The village of Haydon Bridge stands astride the River South Tyne some six miles west of Hexham and 25 west of Newcastle upon Tyne. Today it is a quieter place than it has been for a very long time. In 2009 it became one of the last settlements on the line of the A69 Newcastle to Carlisle road to be bypassed. The main road now curves round to the south of Haydon Bridge, crossing the river to its west.
The centre of Haydon Bridge can be thought of as an inverted "T" shape of roads. Ratcliffe Road runs roughly parallel with the north bank of the River North Tyne and was the route of the A69 until the bypass opened. Here you find the village post office, housed within a Co-Op. Perpendicular to Ratcliffe Road is Church Street, with the Railway Hotel on one corner and The Reading Rooms B&B on the other. Church Street is home to a number of Haydon Bridge's shops, including a pharmacy, a newsagent and an ex-bank.
Church Street is also where you find, as you might expect, the church. St Cuthbert's was built in 1796 and was expanded in 1869 and 1898. Nearly opposite is the rather more modern Haydon Bridge Methodist Church, and completing the triumvirate of churches serving the village and surrounding communities is St John of Beverley RC Church, a little beyond the level crossing at the north end of Church Street. There is also a Wesleyan Chapel on Ratcliffe Road.
The level crossing is there to allow passage of trains along the busy main line between Newcastle and Carlisle, and as a result is closed fairly frequently. The railway arrived in Haydon Bridge in 1836 and it has since been closely associated with the growth of the village. The railway station is immediately to the east of the level crossing, and the line effectively bisects the northern part of the village. When you consider that until 2009 the A69 did the same for the southern side of the village, it becomes clear just how badly carved up the village had been by these through transport links, and how important the A69 bypass was to Haydon Bridge. Despite this it comes as a surprise to hear that the idea of a bypass was fist aired in 1928, a mere 81 years before it actually happened.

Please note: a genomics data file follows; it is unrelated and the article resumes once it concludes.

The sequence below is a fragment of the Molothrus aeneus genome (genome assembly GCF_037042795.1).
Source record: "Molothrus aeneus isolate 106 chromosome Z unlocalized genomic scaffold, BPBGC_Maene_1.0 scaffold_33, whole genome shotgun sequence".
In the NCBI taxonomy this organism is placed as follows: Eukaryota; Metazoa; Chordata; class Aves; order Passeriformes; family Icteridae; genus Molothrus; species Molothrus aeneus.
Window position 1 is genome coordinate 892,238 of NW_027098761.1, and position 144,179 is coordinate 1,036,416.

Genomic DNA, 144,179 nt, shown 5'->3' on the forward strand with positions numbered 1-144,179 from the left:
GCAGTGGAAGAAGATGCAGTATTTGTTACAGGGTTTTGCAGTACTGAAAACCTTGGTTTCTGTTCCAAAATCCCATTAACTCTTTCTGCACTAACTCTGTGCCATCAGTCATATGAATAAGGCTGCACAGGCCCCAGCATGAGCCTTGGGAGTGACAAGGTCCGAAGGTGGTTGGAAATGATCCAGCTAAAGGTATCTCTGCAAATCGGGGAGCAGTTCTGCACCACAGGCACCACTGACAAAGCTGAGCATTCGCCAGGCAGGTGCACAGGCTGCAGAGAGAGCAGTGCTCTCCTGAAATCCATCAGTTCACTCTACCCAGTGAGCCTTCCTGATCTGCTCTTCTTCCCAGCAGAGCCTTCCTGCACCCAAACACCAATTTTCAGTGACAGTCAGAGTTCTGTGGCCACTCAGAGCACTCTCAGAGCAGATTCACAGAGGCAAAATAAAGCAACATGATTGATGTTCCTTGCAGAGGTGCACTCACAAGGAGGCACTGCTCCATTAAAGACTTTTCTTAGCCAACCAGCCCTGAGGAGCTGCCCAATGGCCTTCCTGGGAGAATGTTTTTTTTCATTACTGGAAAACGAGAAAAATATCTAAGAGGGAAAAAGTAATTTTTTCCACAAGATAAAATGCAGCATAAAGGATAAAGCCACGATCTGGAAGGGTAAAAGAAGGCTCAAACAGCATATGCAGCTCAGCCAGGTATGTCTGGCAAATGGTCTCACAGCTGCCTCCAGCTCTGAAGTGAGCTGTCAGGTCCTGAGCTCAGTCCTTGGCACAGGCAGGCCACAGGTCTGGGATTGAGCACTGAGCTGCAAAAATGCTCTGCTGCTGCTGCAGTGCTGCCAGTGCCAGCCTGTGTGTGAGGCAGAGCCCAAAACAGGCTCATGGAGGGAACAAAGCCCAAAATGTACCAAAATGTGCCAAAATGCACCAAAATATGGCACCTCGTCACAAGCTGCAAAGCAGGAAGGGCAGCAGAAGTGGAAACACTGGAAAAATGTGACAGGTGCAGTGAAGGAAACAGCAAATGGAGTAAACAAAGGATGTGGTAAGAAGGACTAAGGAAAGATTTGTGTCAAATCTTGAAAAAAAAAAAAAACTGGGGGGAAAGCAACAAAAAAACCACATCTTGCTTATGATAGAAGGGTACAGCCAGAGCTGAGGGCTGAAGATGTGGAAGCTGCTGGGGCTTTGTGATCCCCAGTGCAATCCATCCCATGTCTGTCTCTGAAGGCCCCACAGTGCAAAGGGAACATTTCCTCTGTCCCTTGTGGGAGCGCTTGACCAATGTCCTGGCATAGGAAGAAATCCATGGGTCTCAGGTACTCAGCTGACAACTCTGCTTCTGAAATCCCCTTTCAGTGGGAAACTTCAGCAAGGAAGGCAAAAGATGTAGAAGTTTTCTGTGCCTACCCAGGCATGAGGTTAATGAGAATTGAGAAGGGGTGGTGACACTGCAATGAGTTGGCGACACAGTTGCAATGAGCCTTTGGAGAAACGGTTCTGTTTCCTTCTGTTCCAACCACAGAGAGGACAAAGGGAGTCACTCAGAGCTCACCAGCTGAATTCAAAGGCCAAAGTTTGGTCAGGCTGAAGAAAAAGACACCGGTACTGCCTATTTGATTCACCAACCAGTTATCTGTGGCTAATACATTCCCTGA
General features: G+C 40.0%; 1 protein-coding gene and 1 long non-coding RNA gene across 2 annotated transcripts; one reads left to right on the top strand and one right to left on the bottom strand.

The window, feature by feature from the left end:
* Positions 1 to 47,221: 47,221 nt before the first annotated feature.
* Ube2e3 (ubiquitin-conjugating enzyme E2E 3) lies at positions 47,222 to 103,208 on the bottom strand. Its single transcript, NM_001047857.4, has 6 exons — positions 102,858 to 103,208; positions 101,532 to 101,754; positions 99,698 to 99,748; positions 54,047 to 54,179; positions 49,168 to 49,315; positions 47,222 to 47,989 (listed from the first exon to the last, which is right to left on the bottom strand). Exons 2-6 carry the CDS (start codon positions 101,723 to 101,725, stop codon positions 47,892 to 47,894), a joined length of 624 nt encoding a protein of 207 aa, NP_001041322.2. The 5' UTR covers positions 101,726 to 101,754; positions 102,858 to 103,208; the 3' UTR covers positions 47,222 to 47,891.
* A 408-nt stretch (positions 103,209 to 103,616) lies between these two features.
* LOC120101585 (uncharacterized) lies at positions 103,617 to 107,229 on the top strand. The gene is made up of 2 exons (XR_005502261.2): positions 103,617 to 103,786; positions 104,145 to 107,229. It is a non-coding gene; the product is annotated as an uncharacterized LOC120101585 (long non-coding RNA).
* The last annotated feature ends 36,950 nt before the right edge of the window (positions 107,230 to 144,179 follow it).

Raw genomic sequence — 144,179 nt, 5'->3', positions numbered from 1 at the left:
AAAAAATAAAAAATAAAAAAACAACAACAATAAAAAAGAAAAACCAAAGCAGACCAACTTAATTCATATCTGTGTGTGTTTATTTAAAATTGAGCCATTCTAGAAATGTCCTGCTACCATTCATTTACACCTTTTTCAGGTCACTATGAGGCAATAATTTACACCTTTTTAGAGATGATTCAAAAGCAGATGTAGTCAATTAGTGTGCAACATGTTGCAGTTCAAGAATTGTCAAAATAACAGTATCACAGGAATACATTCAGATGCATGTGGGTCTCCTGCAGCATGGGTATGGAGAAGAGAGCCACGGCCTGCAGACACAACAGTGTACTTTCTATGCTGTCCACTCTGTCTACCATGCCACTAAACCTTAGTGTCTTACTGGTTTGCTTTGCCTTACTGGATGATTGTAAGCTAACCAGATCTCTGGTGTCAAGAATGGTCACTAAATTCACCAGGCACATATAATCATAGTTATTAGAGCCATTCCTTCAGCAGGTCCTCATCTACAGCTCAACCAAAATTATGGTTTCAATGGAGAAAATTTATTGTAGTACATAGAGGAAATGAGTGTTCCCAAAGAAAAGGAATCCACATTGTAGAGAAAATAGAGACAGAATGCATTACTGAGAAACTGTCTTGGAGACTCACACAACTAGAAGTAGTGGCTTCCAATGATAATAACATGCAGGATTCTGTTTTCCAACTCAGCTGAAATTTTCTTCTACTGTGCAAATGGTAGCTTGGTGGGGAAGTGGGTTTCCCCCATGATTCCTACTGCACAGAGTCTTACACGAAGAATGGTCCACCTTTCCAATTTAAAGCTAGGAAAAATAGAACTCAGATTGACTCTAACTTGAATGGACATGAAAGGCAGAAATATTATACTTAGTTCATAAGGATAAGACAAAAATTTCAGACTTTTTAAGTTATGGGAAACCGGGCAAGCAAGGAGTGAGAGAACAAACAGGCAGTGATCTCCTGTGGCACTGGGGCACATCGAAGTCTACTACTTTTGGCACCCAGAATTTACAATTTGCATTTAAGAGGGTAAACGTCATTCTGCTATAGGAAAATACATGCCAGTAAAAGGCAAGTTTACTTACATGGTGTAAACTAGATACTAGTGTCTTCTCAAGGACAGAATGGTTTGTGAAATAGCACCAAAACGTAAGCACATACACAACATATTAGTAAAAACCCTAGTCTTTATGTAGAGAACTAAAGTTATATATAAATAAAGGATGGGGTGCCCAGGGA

The line of Church Street continues to the south beyond Ratcliffe Road across the bridge that gave Haydon Bridge its name. Today this bridge is reserved for pedestrians only, having been replaced for vehicular traffic by a new bridge built a short distance to the east in 1970. The River South Tyne has been bridged here since, at least, 1309, when the "Pontem de Haydon" was referred to in a document, and another document discussed arrangements for its repair in 1336. It seems that the medieval bridge was rebuilt in the 1680s. This later bridge was washed away in the great flood of 1771, and replaced in 1773. Apart from the rebuild of a collapsed arch in 1805 and widening of the roadway in 1824, the bridge you see today is essentially the one built in 1773.
Dominating the southern end of the bridge is the Anchor Hotel, which seems an odd name for a building that is about as far from the sea as you can get in the A69 corridor. This part of Haydon Bridge south of the river appears to have been more important than the northern part until the arrival of the railway drew development north of the river. Indeed, there is some suggestion that the modern core of Haydon Bridge, on the north side of the river, occupies what was originally a gap between two separate settlements.
One of these stood on the south bank of the river, while the other, "Haydon", stood on rising ground to the north of the more modern settlement. The village, whose name may derive from the presence of a farm enclosure, may have had Saxon origins and was certainly thriving during the medieval era. Haydon Old Church was partly restored in the 1880s and is believed to date back to 1190. Other than the church virtually nothing now remains of the old village of Haydon.